Judge not expected to block premiere of 'Glass House'

It appears that CBS failed to convince a federal judge Friday that ABC’s Glass House should not premiere Monday because it’s too much like Big Brother.

Saying he is inclined to deny the temporary restraining order, U.S. District Judge Gary A. Feess said the differences between the two reality shows are enough to demonstrate that ABC didn’t flat-out rip off the CBS franchise. “The audience involvement playing a constant role is very likely to induce quite different behavior than one would see on Big Brother,” the judge said.

He also disputed the idea that “trade secrets” were swiped from the CBS show, since they are “generally known in the business.” He even cited a Wikipedia page that says there have been 24 copies of Big Brother made for TV. “When I first heard of Big Brother, I thought it was Survivor in a house,” the judge admitted.

The judge also said he doesn’t believe Glass House will have any impact going forward on the success of Big Brother. “I am not persuaded the adult appetite of viewers for Big Brother (will change),” he said, adding this personal note, “I thought after one or two reality shows we would never see others. Audience fascination with these shows is well understood even if some of us can’t understand it.”

An attorney for CBS made a last-minute attempt to convince Feess that Glass House stole from Big Brother “lock, stock and barrel” by showing online streams from the ABC show and how they compare to what has occurred in the past on CBS. For example, the new contestants on Glass House are already doing yoga in the backyard — just like they did on Big Brother — and they are receiving instructions from an automated voice in the main living area — just like Big Brother. The judge will consider the additional arguments made today and is expected to issue a final ruling today.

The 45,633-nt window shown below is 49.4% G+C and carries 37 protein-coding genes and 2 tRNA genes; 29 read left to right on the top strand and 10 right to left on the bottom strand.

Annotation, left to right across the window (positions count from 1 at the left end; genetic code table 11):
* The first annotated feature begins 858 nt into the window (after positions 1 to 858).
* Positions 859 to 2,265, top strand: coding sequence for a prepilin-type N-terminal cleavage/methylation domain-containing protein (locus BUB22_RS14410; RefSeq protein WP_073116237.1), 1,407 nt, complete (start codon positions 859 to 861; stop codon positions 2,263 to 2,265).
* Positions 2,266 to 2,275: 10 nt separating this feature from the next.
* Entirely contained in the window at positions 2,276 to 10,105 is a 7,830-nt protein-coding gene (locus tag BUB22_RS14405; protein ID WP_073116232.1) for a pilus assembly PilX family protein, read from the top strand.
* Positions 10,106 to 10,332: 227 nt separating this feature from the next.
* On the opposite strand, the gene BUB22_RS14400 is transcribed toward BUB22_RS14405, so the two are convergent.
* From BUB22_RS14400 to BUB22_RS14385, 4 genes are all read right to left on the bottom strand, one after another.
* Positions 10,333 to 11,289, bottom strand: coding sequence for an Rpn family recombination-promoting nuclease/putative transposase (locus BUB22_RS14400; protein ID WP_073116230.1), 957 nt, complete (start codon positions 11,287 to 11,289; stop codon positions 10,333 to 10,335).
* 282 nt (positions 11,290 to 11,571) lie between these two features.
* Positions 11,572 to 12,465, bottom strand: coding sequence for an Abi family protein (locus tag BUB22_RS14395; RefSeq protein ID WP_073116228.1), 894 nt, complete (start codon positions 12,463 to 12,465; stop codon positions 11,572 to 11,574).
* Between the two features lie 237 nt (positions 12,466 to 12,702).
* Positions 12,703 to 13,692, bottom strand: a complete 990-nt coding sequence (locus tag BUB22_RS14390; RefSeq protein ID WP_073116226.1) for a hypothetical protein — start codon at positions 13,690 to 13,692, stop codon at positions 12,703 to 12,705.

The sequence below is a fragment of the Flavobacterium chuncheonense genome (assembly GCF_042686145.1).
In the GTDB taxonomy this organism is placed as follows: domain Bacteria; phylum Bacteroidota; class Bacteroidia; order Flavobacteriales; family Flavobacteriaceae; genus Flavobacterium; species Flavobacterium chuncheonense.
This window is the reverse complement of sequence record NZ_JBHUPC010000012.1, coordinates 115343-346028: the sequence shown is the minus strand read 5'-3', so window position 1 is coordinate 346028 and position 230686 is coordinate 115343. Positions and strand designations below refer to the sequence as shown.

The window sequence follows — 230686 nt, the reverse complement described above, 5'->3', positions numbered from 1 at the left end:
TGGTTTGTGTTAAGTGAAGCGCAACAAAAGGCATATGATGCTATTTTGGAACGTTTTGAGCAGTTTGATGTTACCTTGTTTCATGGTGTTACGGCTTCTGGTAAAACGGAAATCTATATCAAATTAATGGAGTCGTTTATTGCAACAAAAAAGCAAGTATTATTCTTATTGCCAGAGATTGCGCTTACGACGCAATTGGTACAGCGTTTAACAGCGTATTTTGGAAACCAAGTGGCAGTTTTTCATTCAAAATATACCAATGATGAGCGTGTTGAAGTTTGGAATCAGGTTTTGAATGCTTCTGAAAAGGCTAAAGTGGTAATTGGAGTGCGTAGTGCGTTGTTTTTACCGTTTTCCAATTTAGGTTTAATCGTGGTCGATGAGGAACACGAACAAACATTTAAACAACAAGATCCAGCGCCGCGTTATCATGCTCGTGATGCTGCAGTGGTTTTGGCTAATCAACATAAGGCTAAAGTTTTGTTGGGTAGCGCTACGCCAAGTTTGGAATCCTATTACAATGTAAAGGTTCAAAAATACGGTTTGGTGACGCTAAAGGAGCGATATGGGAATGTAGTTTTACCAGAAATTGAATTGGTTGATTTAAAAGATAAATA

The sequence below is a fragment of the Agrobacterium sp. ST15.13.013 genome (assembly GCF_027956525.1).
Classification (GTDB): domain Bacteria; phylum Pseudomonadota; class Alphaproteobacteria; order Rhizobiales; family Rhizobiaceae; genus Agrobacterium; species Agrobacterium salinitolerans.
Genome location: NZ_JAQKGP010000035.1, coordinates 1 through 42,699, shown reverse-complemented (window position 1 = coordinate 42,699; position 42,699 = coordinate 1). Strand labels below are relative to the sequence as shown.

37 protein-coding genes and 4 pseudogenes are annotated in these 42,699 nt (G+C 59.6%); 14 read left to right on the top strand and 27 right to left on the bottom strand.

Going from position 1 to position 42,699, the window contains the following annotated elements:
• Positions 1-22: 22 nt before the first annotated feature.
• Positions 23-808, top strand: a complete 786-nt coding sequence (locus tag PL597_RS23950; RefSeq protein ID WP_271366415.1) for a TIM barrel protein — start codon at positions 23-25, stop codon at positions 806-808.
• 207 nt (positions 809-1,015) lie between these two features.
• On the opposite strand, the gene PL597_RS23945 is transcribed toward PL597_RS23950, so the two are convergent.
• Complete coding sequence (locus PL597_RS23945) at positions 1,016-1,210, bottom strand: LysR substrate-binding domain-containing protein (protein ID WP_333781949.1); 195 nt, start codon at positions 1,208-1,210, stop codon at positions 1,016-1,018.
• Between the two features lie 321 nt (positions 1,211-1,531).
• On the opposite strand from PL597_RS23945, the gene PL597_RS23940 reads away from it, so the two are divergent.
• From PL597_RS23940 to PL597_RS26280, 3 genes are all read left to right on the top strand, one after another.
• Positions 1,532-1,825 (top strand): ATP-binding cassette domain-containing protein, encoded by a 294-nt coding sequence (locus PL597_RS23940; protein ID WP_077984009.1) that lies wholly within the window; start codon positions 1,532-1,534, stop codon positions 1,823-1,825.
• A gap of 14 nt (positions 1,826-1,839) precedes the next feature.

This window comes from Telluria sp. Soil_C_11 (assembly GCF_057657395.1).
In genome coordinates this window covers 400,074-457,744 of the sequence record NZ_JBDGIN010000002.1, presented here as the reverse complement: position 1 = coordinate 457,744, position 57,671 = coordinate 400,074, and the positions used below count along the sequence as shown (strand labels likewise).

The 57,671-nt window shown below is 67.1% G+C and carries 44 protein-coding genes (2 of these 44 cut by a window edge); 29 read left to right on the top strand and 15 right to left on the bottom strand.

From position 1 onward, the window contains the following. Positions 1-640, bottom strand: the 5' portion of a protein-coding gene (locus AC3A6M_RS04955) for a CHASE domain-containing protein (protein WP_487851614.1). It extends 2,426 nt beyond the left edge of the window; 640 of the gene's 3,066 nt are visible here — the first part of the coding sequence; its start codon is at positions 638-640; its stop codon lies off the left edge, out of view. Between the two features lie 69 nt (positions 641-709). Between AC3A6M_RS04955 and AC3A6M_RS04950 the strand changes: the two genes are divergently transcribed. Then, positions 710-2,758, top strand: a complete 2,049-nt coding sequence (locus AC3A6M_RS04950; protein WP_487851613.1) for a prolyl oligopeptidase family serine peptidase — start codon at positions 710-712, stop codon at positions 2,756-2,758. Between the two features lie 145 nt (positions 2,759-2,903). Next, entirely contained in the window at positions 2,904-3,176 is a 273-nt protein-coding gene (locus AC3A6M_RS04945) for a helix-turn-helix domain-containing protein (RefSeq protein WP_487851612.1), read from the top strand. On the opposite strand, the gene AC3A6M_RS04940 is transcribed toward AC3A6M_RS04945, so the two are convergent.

The judge stipulated that he doesn’t want to say CBS would “never have a case” when it comes to arguing over copycat shows.” It’s just “more difficult in this area. The closer we get to nonfiction (programming), it’s more difficult to argue copyright infringement.”

Even though CBS doesn’t appear to have won round one, it will continue to litigate the copyright infringement.

“We appreciate the Court’s continuing consideration of this case and our request for an injunction,” CBS said in a statement. “Win, lose or draw on the TRO, we fully intend to proceed with our claims against Disney/ABC for copyright infringement and misappropriation of trade secrets over The Glass House, which may still warrant more injunction proceedings depending on the content of each episode. At the same time, we will move forward with our individual claims for liability and liquidated damages against any current The Glass House producer who violated their Big Brother confidentiality agreement.”

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